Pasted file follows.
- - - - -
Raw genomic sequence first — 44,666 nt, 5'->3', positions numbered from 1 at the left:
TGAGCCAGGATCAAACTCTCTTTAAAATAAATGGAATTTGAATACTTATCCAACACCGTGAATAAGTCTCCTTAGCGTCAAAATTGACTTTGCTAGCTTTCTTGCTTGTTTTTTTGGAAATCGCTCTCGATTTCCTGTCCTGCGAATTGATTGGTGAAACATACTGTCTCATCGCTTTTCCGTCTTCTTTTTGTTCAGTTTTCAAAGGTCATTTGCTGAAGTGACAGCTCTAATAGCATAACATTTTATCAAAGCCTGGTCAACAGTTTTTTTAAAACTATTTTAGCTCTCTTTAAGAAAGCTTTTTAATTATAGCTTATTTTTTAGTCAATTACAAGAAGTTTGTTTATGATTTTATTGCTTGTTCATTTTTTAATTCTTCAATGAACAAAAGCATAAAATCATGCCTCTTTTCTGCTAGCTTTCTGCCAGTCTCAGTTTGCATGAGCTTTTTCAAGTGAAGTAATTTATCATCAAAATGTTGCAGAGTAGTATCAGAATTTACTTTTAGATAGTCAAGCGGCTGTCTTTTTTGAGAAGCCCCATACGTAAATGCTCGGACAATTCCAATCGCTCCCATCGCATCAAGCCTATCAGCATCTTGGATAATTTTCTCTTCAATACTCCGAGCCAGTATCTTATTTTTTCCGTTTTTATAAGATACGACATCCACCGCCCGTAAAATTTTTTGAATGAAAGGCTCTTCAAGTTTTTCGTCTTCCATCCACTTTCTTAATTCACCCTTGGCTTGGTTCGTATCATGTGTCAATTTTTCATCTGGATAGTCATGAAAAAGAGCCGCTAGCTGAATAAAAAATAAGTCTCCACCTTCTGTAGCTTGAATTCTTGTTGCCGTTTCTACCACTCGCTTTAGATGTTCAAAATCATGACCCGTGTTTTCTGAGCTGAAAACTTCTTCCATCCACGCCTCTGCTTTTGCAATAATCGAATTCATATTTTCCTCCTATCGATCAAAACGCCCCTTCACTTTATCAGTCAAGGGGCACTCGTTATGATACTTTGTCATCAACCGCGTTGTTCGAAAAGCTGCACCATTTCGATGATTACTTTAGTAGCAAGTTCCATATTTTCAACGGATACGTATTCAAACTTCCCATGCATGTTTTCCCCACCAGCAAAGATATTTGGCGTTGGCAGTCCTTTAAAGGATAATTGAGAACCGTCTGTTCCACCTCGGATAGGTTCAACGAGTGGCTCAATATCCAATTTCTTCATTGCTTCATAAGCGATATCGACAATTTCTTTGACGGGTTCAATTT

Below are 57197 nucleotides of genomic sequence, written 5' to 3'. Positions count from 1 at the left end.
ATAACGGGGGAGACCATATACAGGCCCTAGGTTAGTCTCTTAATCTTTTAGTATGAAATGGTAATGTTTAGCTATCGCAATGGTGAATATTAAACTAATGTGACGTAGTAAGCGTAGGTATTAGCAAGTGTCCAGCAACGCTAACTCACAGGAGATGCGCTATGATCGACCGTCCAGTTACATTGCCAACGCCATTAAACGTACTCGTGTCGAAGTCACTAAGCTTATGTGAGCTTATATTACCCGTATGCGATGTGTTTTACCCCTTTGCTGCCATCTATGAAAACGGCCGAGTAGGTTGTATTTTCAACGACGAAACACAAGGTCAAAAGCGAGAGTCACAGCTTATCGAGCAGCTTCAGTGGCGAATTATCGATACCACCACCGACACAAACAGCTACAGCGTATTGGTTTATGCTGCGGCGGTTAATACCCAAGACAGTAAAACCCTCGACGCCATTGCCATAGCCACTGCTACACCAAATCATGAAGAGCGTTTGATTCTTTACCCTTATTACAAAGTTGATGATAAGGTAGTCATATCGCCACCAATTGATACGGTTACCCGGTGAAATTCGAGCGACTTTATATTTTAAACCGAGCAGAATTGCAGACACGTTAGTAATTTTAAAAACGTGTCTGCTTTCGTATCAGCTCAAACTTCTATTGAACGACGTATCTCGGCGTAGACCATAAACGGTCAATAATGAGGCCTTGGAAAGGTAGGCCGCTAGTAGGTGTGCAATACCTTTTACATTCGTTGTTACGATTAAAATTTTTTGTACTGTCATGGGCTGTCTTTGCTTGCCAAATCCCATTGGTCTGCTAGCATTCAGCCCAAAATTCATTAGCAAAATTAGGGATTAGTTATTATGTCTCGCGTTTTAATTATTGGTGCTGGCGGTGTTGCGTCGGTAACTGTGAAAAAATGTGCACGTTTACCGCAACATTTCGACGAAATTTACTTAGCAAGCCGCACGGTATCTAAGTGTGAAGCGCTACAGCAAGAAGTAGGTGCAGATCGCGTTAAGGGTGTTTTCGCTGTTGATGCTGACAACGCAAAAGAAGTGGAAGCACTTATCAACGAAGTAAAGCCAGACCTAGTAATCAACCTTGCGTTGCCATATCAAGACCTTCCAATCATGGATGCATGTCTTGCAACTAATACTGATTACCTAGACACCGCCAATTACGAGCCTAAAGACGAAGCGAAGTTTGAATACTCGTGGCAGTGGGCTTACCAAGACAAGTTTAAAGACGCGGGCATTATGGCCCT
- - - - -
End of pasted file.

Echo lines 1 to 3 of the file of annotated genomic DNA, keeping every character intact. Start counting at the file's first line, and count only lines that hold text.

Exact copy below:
Raw genomic sequence first — 44,666 nt, 5'->3', positions numbered from 1 at the left:
TGAGCCAGGATCAAACTCTCTTTAAAATAAATGGAATTTGAATACTTATCCAACACCGTGAATAAGTCTCCTTAGCGTCAAAATTGACTTTGCTAGCTTTCTTGCTTGTTTTTTTGGAAATCGCTCTCGATTTCCTGTCCTGCGAATTGATTGGTGAAACATACTGTCTCATCGCTTTTCCGTCTTCTTTTTGTTCAGTTTTCAAAGGTCATTTGCTGAAGTGACAGCTCTAATAGCATAACATTTTATCAAAGCCTGGTCAACAGTTTTTTTAAAACTATTTTAGCTCTCTTTAAGAAAGCTTTTTAATTATAGCTTATTTTTTAGTCAATTACAAGAAGTTTGTTTATGATTTTATTGCTTGTTCATTTTTTAATTCTTCAATGAACAAAAGCATAAAATCATGCCTCTTTTCTGCTAGCTTTCTGCCAGTCTCAGTTTGCATGAGCTTTTTCAAGTGAAGTAATTTATCATCAAAATGTTGCAGAGTAGTATCAGAATTTACTTTTAGATAGTCAAGCGGCTGTCTTTTTTGAGAAGCCCCATACGTAAATGCTCGGACAATTCCAATCGCTCCCATCGCATCAAGCCTATCAGCATCTTGGATAATTTTCTCTTCAATACTCCGAGCCAGTATCTTATTTTTTCCGTTTTTATAAGATACGACATCCACCGCCCGTAAAATTTTTTGAATGAAAGGCTCTTCAAGTTTTTCGTCTTCCATCCACTTTCTTAATTCACCCTTGGCTTGGTTCGTATCATGTGTCAATTTTTCATCTGGATAGTCATGAAAAAGAGCCGCTAGCTGAATAAAAAATAAGTCTCCACCTTCTGTAGCTTGAATTCTTGTTGCCGTTTCTACCACTCGCTTTAGATGTTCAAAATCATGACCCGTGTTTTCTGAGCTGAAAACTTCTTCCATCCACGCCTCTGCTTTTGCAATAATCGAATTCATATTTTCCTCCTATCGATCAAAACGCCCCTTCACTTTATCAGTCAAGGGGCACTCGTTATGATACTTTGTCATCAACCGCGTTGTTCGAAAAGCTGCACCATTTCGATGATTACTTTAGTAGCAAGTTCCATATTTTCAACGGATACGTATTCAAACTTCCCATGCATGTTTTCCCCACCAGCAAAGATATTTGGCGTTGGCAGTCCTTTAAAGGATAATTGAGAACCGTCTGTTCCACCTCGGATAGGTTCAACGAGTGGCTCAATATCCAATTTCTTCATTGCTTCATAAGCGATATCGACAATTTCTTTGACGGGTTCAATTT

Below are 57197 nucleotides of genomic sequence, written 5' to 3'. Positions count from 1 at the left end.